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Fathers may face additional custody challenges in divorce

Divorce can involve a lot of difficult decisions, but custody of children is often one of the most contentious. While some divorcing spouses in Virginia desire an amicable co-parenting relationship, this can be difficult to achieve for many reasons. For example, the court's view on parental roles could come in play.

Due to traditional gender roles in parenting, many fathers feel that they receive diminished custody rights. Fathers may be overlooked because mothers are often considered to be more nurturing and thus more important in child development. This can make fathers feel isolated from their obligations and alienated within their own roles in terms of parenting.

A will may not always be enough

Virginia residents and others may wonder if having a will is good enough to constitute an estate plan. For some, the answer may be yes. However, this depends on a person's needs and goals, both while alive and after passing. If someone merely wants to transfer his or her belongings to family members upon death, a will can be an effective tool. Of course, it may not be the most efficient manner to accomplish this task.

There are also estate planning tasks that cannot be accomplished with a will alone. Granting powers of attorney requires an individual to fill out a different document or set of documents. Furthermore, it may be wise to look into a living will as well as medical directives. These tools can provide a person with a greater say in the treatment that he or she receives while still alive.

Drunk Driving Research Shows Alarming Growth Rate Among Veterans

Driving under the influence is a serious problem across Virginia and other states, but a new report details how this issue is impacting veterans at an alarming rate. According to The Military Times and research conducted by the American Addiction Centers, unhealthy drinking behaviors among veterans increased 60% since 2014. These behaviors included drunk driving and binge drinking. The data examined was taken from the Centers for Disease Control.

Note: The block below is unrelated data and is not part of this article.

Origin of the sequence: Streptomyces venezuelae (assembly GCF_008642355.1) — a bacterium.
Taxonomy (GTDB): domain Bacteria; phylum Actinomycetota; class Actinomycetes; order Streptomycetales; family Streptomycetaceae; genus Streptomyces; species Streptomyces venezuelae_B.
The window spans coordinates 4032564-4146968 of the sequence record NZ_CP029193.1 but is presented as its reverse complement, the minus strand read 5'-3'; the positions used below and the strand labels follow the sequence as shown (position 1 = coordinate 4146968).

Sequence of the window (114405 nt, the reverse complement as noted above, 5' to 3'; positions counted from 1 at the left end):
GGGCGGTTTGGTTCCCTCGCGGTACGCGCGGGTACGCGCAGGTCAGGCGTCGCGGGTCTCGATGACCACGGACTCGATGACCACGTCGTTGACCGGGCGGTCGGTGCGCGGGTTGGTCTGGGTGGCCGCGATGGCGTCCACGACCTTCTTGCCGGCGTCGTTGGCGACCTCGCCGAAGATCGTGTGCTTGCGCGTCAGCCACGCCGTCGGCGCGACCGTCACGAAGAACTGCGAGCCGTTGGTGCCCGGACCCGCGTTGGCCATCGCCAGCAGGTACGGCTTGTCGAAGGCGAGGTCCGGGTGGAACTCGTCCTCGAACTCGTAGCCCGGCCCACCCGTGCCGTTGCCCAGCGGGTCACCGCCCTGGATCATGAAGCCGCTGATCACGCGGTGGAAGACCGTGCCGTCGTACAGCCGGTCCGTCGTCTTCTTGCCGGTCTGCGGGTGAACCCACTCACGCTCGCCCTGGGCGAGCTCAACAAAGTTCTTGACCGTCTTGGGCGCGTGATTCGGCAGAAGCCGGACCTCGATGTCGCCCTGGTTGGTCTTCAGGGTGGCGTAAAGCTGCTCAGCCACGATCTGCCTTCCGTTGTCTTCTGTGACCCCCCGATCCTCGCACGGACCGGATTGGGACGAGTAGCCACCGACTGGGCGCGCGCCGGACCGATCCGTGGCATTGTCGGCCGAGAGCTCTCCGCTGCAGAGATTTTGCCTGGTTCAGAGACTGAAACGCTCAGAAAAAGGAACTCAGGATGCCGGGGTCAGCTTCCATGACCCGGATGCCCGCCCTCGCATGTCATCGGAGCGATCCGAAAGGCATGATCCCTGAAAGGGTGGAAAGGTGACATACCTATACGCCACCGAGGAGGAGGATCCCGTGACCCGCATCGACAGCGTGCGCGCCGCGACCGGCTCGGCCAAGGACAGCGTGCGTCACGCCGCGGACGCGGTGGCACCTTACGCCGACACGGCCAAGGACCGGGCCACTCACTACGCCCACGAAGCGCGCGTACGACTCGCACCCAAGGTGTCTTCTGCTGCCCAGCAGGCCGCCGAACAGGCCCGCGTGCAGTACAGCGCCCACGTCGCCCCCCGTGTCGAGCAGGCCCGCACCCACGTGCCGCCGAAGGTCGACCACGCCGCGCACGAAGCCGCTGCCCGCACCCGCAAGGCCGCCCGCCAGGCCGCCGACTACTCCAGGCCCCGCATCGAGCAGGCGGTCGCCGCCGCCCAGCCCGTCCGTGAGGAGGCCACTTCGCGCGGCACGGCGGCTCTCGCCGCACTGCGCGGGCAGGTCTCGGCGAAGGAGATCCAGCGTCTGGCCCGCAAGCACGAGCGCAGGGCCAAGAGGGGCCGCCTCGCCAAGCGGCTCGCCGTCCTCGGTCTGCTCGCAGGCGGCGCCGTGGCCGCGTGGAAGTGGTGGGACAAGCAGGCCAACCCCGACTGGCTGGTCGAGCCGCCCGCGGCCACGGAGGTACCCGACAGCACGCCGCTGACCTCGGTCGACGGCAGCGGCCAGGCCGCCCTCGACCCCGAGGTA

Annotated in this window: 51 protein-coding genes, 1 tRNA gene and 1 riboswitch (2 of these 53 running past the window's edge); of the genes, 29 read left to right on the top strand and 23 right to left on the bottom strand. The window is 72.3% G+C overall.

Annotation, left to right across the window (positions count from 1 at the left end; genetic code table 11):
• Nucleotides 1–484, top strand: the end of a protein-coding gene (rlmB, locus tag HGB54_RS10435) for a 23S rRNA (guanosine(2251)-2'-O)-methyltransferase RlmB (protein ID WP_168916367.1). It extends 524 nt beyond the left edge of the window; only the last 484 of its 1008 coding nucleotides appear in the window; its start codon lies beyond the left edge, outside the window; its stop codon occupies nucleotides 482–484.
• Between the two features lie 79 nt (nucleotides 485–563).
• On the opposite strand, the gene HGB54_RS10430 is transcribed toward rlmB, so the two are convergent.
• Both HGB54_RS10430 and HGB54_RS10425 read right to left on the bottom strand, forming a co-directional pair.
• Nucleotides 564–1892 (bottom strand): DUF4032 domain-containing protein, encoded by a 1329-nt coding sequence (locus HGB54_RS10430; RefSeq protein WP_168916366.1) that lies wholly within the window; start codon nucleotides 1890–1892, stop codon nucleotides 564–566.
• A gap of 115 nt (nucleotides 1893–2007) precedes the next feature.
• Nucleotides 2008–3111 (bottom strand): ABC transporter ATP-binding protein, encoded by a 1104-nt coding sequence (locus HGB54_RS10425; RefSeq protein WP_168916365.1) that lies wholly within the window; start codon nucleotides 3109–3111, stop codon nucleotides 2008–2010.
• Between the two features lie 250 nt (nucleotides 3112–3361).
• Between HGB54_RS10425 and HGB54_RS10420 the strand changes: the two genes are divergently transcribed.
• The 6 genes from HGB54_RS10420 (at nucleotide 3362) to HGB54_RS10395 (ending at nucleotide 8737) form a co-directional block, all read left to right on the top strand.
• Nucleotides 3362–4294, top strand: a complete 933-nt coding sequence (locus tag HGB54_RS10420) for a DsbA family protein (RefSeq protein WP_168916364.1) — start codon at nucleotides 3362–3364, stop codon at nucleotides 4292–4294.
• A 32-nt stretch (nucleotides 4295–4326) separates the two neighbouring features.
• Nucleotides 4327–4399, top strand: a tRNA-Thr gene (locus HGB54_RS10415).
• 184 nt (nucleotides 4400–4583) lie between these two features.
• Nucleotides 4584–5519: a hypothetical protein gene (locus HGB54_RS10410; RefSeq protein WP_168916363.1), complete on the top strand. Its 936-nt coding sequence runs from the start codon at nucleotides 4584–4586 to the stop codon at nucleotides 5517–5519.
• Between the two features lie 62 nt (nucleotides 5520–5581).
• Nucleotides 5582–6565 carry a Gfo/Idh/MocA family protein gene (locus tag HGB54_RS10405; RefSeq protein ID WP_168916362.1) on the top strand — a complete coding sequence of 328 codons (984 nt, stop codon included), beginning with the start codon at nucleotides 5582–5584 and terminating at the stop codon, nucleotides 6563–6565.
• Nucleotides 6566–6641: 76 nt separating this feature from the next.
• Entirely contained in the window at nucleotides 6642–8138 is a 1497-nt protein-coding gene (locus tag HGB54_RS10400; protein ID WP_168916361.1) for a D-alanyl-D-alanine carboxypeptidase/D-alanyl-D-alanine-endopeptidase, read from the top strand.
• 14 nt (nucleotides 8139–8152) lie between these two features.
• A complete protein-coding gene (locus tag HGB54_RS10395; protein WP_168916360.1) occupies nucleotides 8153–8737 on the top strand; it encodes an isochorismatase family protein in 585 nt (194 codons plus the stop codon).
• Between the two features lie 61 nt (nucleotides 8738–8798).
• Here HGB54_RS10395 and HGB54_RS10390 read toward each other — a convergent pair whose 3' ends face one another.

The research also examined the possible reasons behind such an increase, finding that emotional and psychological trauma among veterans may contribute to the potential for substance abuse and related behaviors. In addition, some data from a Department of Defense Health Related Behaviors Survey suggests that members of the military are immersed in a drinking culture as nearly 43% of respondents from certain branches admitted to binge drinking at least once per month.

Consequences of a second DUI conviction in Virginia

With the holiday season in full-swing, it is common to be spending time with family, reuniting with friends or attending work parties. These festive gatherings will typically have plenty of food, fun and maybe even alcohol. As you may already be aware, the holiday season is a time when DUI arrests increase dramatically. If you are not already taking the proper steps to stay safe while driving this holiday season, you should seriously consider doing so. Especially, if you already have a DUI on your record. A second DUI in Virginia will cause you to receive harsher penalties than your first.

Being convicted for DUI can be an overwhelming and stressful experience that can bring with it a stigma of irresponsibility. Having it happen a second time will likely bring all these same emotions back to. But hopefully before that happens, here is what you can expect from a legal point of view by a second DUI conviction in Virginia.

Duties of an estate executor

When an individual creates a will in Virginia, they usually need to name an executor of their estate. The executor is in charge of making sure the terms of the will are carried out. It is important for the person entrusted with this responsibility to approach the task in an organized way.

Executors must keep track of assets in an estate, ensure that they are distributed to the correct beneficiaries and take care of filing state and federal estate taxes. An executor will likely need to spend a lot of time reviewing a will to ensure that they are carrying out the wishes of the person who created it.

Driver fatigue is a significant cause of auto accidents